New Forest: racing the cows

Cattle on the New Forest are accustomed to vehicles, especially when they're used to dispense hay.

Cattle on the New Forest are accustomed to motor vehicles, especially when they’re used to dispense hay.

Being a commoner is never dull. My commoning friends not only share their adventures with me but also, on occasion, provide me with opportunities to have a few of my own! I was visiting a friend and fellow commoner recently when we decided to go out on the Open Forest to check on some ponies. The weather was fine and, although it had been raining heavily earlier that day, visibility was generally good. We managed to find most of the animals we had set out to look for and began to make our way back to the comfort of the farmhouse kitchen and a well-deserved mug of tea. However, first we needed to make a small detour. My friend wanted to check some cows in one of their fields close to the holding. They hadn’t been seen that day and there was a worry that they may have got out. The field in question was large and also situated on a very steep slope. The cows were nowhere to been seen and we thought that, chances were, they’d be grazing at the very top of the field, out of sight over the rise. We agreed that it would be too much effort to walk up the hill to find them and so decided to drive, to save our legs.

Skillful 4×4 driving
Getting up to the top of the hill on wet grass and muddy soil required a bit of welly on the accelerator pedal but with some skillful driving and the four-wheel drive engaged we managed to get to the top. The cows were all there, beyond the crest of the hill, and very fine specimens of bovine beauty they were too. However, they soon became rather excited on seeing us and began to surround the car. My friend explained that the cows were accustomed to being fed hay from the back of the vehicle and obviously thought that’s what we’d come to do. This posed a bit of a problem getting out of the field because the cows were expecting fodder and would consequently follow the vehicle. We needed to get the car out of the field but without letting the cows out. So we hatched a cunning plan. We would drive down the hill as fast as we could, stop at the bottom, I would jump out and open the gate, the car would drive through and I would shut the gate before the cows got to the bottom of the hill. On the count of three off we went.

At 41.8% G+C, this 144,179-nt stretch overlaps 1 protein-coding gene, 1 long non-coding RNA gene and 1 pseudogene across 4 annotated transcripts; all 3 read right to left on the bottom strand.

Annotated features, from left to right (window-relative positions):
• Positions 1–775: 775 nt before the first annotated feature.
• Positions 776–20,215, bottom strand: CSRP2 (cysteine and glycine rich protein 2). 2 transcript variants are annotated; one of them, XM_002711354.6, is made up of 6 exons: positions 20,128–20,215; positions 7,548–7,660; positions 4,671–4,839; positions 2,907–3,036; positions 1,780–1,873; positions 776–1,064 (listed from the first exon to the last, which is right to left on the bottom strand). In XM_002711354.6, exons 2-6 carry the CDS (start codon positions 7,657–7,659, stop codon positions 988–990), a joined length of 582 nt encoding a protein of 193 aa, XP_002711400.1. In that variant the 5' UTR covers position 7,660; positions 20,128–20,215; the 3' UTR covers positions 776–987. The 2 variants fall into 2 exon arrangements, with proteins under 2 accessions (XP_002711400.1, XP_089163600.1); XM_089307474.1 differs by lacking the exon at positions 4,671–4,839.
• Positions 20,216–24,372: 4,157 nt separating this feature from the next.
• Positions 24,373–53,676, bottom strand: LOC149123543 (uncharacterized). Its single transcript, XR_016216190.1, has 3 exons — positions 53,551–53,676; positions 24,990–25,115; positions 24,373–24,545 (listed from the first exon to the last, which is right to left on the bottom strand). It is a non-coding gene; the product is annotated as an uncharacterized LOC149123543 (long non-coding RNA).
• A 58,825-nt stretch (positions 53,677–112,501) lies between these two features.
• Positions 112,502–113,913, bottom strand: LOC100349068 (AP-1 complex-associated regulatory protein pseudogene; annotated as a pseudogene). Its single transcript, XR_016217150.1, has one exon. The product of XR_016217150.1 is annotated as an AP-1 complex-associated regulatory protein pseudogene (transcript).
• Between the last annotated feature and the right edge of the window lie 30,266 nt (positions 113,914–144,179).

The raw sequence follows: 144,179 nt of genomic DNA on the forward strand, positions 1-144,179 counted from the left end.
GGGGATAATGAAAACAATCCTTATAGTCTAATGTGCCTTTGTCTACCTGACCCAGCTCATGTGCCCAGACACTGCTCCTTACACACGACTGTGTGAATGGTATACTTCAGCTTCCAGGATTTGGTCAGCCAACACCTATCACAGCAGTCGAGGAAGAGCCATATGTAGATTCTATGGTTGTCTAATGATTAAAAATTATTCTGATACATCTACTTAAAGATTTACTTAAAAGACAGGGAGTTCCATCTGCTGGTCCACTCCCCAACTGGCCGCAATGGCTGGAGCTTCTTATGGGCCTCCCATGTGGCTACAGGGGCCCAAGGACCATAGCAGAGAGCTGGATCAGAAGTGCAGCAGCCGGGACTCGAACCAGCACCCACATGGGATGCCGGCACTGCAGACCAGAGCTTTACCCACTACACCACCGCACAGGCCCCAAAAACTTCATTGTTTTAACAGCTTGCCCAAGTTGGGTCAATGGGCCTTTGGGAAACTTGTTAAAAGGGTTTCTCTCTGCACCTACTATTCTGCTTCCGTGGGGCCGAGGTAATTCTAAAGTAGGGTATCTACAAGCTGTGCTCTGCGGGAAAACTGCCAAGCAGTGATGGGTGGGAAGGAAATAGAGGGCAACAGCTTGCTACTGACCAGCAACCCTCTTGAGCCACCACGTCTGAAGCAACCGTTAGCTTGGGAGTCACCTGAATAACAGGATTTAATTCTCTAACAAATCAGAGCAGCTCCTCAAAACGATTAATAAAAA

Racehorses with horns!
Now, no one told me that cows can run, and I mean ‘run’. They moved as quickly as racehorses with horns! The car sped off down the hill with a herd of twenty beasts galloping in hot pursuit. The bottom of the hill was getting ever closer and I was poised in the passenger seat ready to jump out to open and close the gate. I felt the brakes being firmly applied and knew that I had seconds to act but the car just kept going. With brakes fully applied we slid in thick mud through the gate, pinging it wide open, and out the other side. The cows were still coming. I jumped out and closed the gate in time. I can’t remember how long we laughed about it. I think we were still laughing when we had to lift the gate off its hinges to put it back on the correct side of the fence posts. Even though it had a slight bow in the middle it closed properly. The cows looked a bit put out though. We nevertheless dried our eyes and then went off to wet our whistles with that promised mug of tea.

New Forest Gate-Oct2015

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Keeping the history, ecology and cultural traditions of the New Forest alive through practice of 'commoning'. Sharing information about #NewForest & #commoning.
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